World Boxing News have once again teamed up with Pitch Publishing to offer readers the chance to win a copy of respected writer Thomas Myler's 'The Mad and The Bad'.
For your chance to own one of three copies of the book, just retweet the post on Twitter and follow @PitchPublishing. Winners will be announced on Father's Day (This Sunday).
From the present day all the way back to the bareknuckle era and the 18th-century prize ring, boxing has always had its masters of menace – some to cheer and some to boo. All these larger-than-life characters had one thing in common, talent in abundance. Some used it, others wasted it.
Many big-draw fighters were born on the wrong side of the tracks, while others seemingly made a bee-line for oblivion. Eight-times married conman Kid McCoy took his own life. The fearless Stanley Ketchel was shot dead by a jealous farm worker. The enigmatic Battling Siki used to parade a fully grown lioness down the boulevards of Paris, while the unpredictable Chris Eubank enraged the establishment with his eccentric lifestyle.
Mean and moody Sonny Liston died in mysterious circumstances, hellraiser Harry Greb passed away on the operating table and the brilliant Aaron Pryor fell victim to America’s drug culture. Roberto Duran once knocked over a horse in anger, while the beer-guzzling Tony Galento threatened to ‘moider da bums.’ In The Mad and the Bad's tales of murder, madness and mayhem, Thomas Myler brilliantly succeeds in bringing to life all these and many more extraordinary fighters.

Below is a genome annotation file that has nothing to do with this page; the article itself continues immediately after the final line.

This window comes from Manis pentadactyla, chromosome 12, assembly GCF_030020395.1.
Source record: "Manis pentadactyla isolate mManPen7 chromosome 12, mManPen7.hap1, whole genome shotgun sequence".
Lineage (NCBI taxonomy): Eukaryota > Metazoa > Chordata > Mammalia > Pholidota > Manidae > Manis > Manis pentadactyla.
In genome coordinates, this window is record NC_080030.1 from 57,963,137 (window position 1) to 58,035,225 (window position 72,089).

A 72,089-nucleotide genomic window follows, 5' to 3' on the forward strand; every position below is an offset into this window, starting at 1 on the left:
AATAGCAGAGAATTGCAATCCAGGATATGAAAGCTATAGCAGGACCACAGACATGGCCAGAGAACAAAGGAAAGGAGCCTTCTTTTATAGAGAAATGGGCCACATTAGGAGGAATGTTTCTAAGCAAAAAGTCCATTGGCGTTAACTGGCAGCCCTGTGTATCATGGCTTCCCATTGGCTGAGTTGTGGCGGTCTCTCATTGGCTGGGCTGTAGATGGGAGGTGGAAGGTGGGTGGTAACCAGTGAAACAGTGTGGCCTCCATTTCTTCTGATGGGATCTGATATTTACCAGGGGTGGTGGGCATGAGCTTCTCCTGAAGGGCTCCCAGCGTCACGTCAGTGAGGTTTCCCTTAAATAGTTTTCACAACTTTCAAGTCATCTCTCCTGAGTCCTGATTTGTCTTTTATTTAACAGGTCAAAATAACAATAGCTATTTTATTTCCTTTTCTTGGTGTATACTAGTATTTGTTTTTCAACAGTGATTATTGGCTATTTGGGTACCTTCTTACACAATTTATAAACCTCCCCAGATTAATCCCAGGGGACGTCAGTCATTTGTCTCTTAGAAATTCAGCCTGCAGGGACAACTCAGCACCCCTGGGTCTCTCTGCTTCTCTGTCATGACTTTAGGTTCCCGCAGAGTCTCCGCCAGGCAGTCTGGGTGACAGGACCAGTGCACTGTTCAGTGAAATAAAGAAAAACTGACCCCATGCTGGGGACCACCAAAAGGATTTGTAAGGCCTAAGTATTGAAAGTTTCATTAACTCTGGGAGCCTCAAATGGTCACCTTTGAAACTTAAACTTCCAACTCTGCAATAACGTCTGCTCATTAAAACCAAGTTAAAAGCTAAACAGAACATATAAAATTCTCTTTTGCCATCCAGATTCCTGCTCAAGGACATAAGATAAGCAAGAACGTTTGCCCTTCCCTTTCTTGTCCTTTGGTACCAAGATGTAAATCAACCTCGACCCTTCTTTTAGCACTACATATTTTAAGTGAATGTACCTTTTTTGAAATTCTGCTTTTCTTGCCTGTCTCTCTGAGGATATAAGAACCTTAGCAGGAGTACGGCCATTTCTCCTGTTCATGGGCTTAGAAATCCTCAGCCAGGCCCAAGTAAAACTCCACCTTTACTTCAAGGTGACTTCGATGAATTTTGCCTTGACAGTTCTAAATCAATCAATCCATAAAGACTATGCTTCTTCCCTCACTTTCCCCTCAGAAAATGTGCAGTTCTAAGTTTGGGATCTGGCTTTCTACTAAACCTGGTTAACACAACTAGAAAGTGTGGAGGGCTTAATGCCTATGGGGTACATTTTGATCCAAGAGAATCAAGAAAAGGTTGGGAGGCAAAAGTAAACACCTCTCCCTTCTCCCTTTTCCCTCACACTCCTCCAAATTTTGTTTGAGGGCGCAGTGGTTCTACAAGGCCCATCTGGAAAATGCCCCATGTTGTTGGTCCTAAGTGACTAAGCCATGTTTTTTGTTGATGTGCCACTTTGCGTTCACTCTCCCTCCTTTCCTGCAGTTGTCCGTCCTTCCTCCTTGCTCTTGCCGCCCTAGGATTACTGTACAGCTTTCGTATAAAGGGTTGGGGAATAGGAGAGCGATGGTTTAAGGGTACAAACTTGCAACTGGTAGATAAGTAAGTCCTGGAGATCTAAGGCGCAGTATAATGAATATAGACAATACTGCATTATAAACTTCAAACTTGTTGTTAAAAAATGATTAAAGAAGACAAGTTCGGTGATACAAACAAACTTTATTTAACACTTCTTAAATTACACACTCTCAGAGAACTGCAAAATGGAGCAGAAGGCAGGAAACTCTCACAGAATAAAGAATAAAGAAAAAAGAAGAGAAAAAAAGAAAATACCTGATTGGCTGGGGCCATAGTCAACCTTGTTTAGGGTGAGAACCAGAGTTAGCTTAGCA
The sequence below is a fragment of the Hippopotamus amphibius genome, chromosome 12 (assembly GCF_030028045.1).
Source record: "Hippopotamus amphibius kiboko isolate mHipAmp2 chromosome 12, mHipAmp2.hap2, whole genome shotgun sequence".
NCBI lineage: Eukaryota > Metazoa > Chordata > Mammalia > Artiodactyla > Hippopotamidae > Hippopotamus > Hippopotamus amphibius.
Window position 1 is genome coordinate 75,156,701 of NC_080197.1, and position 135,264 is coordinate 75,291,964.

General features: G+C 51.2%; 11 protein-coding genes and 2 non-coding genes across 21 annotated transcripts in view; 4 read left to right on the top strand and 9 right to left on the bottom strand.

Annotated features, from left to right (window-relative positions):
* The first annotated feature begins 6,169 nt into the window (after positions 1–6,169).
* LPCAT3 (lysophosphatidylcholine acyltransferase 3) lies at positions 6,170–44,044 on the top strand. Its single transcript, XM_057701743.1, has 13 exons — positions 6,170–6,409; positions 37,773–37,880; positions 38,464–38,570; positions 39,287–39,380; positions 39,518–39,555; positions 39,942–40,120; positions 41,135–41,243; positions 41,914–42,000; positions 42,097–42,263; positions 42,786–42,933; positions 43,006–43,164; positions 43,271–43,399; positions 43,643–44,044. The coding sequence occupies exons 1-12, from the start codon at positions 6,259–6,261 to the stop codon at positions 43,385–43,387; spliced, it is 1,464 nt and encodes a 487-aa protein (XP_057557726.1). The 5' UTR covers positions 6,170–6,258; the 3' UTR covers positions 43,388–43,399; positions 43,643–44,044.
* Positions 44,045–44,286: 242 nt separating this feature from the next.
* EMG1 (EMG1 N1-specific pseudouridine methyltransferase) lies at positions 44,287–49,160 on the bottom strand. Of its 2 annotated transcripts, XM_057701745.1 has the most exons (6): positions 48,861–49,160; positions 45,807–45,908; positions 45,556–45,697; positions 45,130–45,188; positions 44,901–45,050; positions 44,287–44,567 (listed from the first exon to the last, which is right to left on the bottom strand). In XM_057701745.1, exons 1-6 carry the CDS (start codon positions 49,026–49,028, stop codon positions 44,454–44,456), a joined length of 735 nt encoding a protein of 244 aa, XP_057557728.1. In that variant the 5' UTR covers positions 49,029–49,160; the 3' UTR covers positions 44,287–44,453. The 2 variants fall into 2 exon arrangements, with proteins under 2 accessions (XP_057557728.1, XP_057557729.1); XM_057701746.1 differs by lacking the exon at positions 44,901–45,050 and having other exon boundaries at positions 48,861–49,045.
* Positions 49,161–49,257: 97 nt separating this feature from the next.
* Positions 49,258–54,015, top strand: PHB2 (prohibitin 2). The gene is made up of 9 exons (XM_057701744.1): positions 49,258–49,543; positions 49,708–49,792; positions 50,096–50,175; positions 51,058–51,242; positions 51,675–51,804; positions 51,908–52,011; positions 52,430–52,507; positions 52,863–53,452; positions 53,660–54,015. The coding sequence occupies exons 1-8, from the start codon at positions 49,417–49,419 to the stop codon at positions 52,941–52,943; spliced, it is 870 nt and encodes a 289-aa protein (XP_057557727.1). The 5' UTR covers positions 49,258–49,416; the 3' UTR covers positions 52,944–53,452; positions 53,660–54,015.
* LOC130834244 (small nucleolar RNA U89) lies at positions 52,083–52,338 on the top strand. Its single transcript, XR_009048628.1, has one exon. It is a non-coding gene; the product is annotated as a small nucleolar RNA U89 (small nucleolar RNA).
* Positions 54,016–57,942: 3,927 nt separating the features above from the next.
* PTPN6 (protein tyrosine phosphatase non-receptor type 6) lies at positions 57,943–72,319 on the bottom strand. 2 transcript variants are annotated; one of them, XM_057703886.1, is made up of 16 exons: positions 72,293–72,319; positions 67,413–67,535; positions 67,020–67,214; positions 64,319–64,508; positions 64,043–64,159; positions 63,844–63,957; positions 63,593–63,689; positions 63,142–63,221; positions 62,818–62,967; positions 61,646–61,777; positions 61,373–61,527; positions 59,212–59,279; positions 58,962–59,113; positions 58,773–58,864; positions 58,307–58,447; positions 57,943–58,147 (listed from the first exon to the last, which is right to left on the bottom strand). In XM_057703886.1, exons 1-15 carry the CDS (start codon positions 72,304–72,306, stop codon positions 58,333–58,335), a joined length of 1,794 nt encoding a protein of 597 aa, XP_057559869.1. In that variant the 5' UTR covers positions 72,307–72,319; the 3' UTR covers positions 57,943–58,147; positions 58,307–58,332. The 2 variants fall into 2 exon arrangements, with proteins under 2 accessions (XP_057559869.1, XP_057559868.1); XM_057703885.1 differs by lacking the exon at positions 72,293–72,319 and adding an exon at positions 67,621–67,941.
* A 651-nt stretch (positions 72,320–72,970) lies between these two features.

• Sonny Liston, ‘The Baddest Man on the Planet, destroyed all opposition on his barnstorming way to the top, and died by taking a pill overdose. Or was it murder?
• Chris Eubank, ‘the man you loved to hate,’ was an eccentric who used to fly in his barber 204 miles away for a weekly trim
• Harry Greb claimed he had 299 enemies, the men who refereed his fights, because they ‘interfered’ with the mayhem he caused in the ring
• Roberto Duran came from the backstreets of Panama and was described as ‘a rampaging monster who fought to kill or be killed’
• Tony Galento, the ‘Beer Barrel Palooka,’ trained on beer and took on a bear, a kangaroo and an octopus in a remarkable career
• Kid McCoy, boxing’s greatest con-man and creator of the illegal corkscrew punch, left behind a suicide note complaining of ‘the world’s madness’
• Battling Siki, a decorated war hero and world champion, was found dead with two bullets in his back in a lonely New York street
Thomas Myler is a boxing historian, journalist, author and broadcaster, based in Dublin. Thomas has spent a lifetime around boxing – meeting with boxers, promoters, managers, trainers, match-makers and publicists, and has interviewed many of the sport’s greats. Myler's work has appeared in numerous magazines and papers, and he was described by the late, great American boxing scribe and best-selling author George Kimble as ‘one of the best boxing writers in the world.’